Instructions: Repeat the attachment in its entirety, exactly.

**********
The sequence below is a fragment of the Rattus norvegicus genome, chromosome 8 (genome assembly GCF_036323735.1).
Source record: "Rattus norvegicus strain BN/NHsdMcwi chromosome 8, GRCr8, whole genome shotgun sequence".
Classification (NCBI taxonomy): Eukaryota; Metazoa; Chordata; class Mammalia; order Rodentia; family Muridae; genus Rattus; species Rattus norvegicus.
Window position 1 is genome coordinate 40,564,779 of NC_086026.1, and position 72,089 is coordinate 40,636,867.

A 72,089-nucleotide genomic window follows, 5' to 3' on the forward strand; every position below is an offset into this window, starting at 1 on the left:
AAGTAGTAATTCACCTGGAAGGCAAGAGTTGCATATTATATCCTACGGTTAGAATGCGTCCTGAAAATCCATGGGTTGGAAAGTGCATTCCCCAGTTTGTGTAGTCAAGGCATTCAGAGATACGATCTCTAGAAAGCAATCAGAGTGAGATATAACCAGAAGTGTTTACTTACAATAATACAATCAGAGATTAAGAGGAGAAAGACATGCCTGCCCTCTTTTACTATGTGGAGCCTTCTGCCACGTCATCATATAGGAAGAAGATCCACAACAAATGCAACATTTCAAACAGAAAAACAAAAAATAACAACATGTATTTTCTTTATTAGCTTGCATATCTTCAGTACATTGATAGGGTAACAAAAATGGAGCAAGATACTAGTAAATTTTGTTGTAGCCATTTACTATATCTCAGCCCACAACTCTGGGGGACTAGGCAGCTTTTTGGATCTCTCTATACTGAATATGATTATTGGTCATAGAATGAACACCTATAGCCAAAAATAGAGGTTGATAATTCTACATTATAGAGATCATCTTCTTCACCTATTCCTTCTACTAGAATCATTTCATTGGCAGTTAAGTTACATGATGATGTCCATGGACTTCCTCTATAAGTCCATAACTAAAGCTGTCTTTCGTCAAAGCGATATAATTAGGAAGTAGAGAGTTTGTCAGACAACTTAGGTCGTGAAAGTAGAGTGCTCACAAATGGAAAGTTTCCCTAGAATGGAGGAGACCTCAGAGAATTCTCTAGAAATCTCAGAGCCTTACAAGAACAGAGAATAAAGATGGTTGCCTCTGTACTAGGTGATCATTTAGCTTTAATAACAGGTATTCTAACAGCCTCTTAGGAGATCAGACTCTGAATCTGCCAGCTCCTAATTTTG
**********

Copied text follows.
The sequence below is a fragment of the Rattus norvegicus genome, chromosome 8 (genome assembly GCF_036323735.1).
Source record: "Rattus norvegicus strain BN/NHsdMcwi chromosome 8, GRCr8, whole genome shotgun sequence".
Classification (NCBI taxonomy): Eukaryota; Metazoa; Chordata; class Mammalia; order Rodentia; family Muridae; genus Rattus; species Rattus norvegicus.
Window position 1 is genome coordinate 40,564,779 of NC_086026.1, and position 72,089 is coordinate 40,636,867.

A 72,089-nucleotide genomic window follows, 5' to 3' on the forward strand; every position below is an offset into this window, starting at 1 on the left:
AAGTAGTAATTCACCTGGAAGGCAAGAGTTGCATATTATATCCTACGGTTAGAATGCGTCCTGAAAATCCATGGGTTGGAAAGTGCATTCCCCAGTTTGTGTAGTCAAGGCATTCAGAGATACGATCTCTAGAAAGCAATCAGAGTGAGATATAACCAGAAGTGTTTACTTACAATAATACAATCAGAGATTAAGAGGAGAAAGACATGCCTGCCCTCTTTTACTATGTGGAGCCTTCTGCCACGTCATCATATAGGAAGAAGATCCACAACAAATGCAACATTTCAAACAGAAAAACAAAAAATAACAACATGTATTTTCTTTATTAGCTTGCATATCTTCAGTACATTGATAGGGTAACAAAAATGGAGCAAGATACTAGTAAATTTTGTTGTAGCCATTTACTATATCTCAGCCCACAACTCTGGGGGACTAGGCAGCTTTTTGGATCTCTCTATACTGAATATGATTATTGGTCATAGAATGAACACCTATAGCCAAAAATAGAGGTTGATAATTCTACATTATAGAGATCATCTTCTTCACCTATTCCTTCTACTAGAATCATTTCATTGGCAGTTAAGTTACATGATGATGTCCATGGACTTCCTCTATAAGTCCATAACTAAAGCTGTCTTTCGTCAAAGCGATATAATTAGGAAGTAGAGAGTTTGTCAGACAACTTAGGTCGTGAAAGTAGAGTGCTCACAAATGGAAAGTTTCCCTAGAATGGAGGAGACCTCAGAGAATTCTCTAGAAATCTCAGAGCCTTACAAGAACAGAGAATAAAGATGGTTGCCTCTGTACTAGGTGATCATTTAGCTTTAATAACAGGTATTCTAACAGCCTCTTAGGAGATCAGACTCTGAATCTGCCAGCTCCTAATTTTG